How JPMorgan's settlement could boost its profitsOctober 29, 2013: 12:31 PM ET
Another milestone for the miracles of bank accounting.
FORTUNE -- Don't cry for JPMorgan: The latest settlement announced on Friday could actually boost its profits by $1.1 billion.
The exact amount isn't certain. And the bottom line boost is likely to stretch over the next year or so. But the fact that JPMorgan (JPM) is able to see any gain from the penalties it's shelling out for its misdeeds during the housing bubble is another milestone in the miracle of bank accounting.
How so? Sharpen your pencil.
There were two parts to Friday's $5.1 billion deal. The first part was to settle a lawsuit regulators brought on behalf of Fannie Mae and Freddie Mac more than two years ago, against JPMorgan and other banks. The suits alleged that JPMorgan and others underwrote mortgage bonds that contained loans that were riskier than the banks let on. Fannie and Freddie bought the bonds, along with other investors, and lost money. JPMorgan is paying $4 billion to settle the claim that it, along with Bear Stearns and Washington Mutual, which JPMorgan bought in 2008, are in part responsible for some of the losses on the bonds.
That seems about right. The amount was far less than what Fannie and Freddie lost on the soured deals. But Fannie and Freddie share some responsibility as well. What's more, the amount was in line with what other banks have been paying to settle similar lawsuits.
But wrapped into the deal was also a payment that had to do with the mortgage loans that JPMorgan and Bear Stearns passed to Fannie and Freddie to insure in the run-up to the housing bust. Many of those loans weren't up to snuff either and ended up in default. Fannie and Freddie have been battling with JPMorgan and other banks over how much of those losses the government guarantors should swallow, and how much should be sent back to the banks. The cost of resolving all those disputed repurchase claims from 2000 to 2008 for JPMorgan: $1.1 billion.
That appears to be an exceptionally good deal. It's much less than other banks have paid. For instance, earlier this year, Bank of America (BAC) paid $10.4 billion, including a payment for nearly $7 billion in loans, to settle its disputes over loans that Fannie guaranteed in the same time period. That was on top of a $1.4 billion settlement it had already reached with Fannie. In early October, Wells Fargo paid $900 million, but that deal only covered mortgages insured by Freddie. It still needs to settle with the larger Fannie.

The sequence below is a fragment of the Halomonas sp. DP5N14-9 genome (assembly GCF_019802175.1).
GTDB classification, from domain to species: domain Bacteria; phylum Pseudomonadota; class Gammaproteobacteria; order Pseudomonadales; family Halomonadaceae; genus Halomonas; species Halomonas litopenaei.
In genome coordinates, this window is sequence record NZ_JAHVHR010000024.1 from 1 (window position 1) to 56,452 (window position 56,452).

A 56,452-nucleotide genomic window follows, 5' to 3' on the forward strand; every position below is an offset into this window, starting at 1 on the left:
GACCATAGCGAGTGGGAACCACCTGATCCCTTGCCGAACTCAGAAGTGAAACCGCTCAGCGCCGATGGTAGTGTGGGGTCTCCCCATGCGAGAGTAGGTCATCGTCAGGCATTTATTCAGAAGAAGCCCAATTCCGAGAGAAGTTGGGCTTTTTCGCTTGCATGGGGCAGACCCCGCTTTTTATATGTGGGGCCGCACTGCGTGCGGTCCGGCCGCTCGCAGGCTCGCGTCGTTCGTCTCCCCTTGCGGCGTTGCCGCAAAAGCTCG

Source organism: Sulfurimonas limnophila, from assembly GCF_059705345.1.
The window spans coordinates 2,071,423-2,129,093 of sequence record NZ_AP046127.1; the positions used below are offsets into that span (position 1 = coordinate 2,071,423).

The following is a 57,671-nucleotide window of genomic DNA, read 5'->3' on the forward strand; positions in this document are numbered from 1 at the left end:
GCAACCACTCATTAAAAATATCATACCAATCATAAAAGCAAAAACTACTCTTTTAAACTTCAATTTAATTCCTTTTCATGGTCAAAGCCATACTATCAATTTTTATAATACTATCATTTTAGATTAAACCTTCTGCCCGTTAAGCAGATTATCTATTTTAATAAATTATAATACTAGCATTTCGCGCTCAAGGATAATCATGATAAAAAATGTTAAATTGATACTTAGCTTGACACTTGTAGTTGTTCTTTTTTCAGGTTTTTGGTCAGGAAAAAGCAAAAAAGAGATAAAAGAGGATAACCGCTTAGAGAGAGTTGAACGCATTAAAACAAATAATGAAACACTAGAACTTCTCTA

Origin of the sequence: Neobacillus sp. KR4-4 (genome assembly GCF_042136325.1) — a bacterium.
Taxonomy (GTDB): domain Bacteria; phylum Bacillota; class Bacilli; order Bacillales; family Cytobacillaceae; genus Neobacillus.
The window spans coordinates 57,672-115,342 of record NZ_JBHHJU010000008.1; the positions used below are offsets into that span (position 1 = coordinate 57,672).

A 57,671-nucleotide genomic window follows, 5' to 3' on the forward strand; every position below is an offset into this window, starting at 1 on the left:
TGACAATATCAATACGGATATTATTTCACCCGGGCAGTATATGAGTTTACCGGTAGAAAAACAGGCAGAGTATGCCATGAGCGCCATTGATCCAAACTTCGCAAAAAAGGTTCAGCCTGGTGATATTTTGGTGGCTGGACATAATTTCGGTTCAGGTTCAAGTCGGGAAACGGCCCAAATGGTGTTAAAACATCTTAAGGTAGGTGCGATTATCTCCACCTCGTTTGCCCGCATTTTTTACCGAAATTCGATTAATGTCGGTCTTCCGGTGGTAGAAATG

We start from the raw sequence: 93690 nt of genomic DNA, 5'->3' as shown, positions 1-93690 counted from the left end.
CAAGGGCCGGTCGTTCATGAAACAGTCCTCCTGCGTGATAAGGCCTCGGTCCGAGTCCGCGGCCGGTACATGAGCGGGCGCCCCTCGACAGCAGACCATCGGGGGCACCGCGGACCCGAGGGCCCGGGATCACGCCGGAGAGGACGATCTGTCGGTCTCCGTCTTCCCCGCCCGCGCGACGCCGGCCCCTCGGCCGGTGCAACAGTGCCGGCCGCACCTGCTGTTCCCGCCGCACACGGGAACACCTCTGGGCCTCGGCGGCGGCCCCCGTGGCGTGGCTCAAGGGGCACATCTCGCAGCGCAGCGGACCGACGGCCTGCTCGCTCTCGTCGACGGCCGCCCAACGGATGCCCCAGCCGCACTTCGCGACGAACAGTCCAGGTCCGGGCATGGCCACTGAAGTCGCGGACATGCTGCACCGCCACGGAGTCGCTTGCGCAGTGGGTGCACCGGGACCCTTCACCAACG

But perhaps the best evidence that the deal was particularly sweet for the bank comes from JPMorgan itself. As recently as the end of September, JPMorgan estimated that a settlement with Fannie and Freddie over its repurchase liability could cost the bank $2.2 billion. And that's where the $1.1 billion gain could come from.
When banks make an estimate of losses, they have to set aside money for that. It goes into something called a reserve and banks have to take a charge when they set it up. But if a bank doesn't end up needing all the money it has put aside for a loss, it's supposed to dissolve the reserve. Any cash remaining goes straight to the bank's pre-tax profits.
It's not clear JPMorgan will immediately add the full $1.1 billion to its bottom line. JPMorgan declined to comment.
The reserve only covers Fannie and Freddie repurchase claims. The $4 billion portion of the settlement comes from JPMorgan's legal reserve, which last quarter the bank upped to $23 billion. But the Fannie and Freddie reserve also covers repurchase claims that came after the financial crisis. Those loans, though, have proven less problematic than loans made before the crisis. In the past year, just 8% of all of JPMorgan's repurchase claims were on mortgages that were made after 2008.
And it's possible that JPMorgan could make more than $1 billion. The $1.1 billion JPMorgan is paying Fannie and Freddie is to repurchase loans on which borrowers have missed a payment or stopped paying completely. That doesn't mean those loans are worthless. Some of those borrowers might start paying again, either on their own or after a modification. Houses that end up in foreclosure can still be sold. What's more, there are hedge funds and distressed debt buyers who would be happy to take those loans off JPMorgan's hands for a price. Based on the bank's past estimates, JPMorgan could generate $151 million from selling the repurchased loans.
All this could explain, at least in part, why JPMorgan's stock has continued to climb even as its legal problems have grown. For JPMorgan, the penalty for its past mortgage deeds will end up being far less painful than it seems.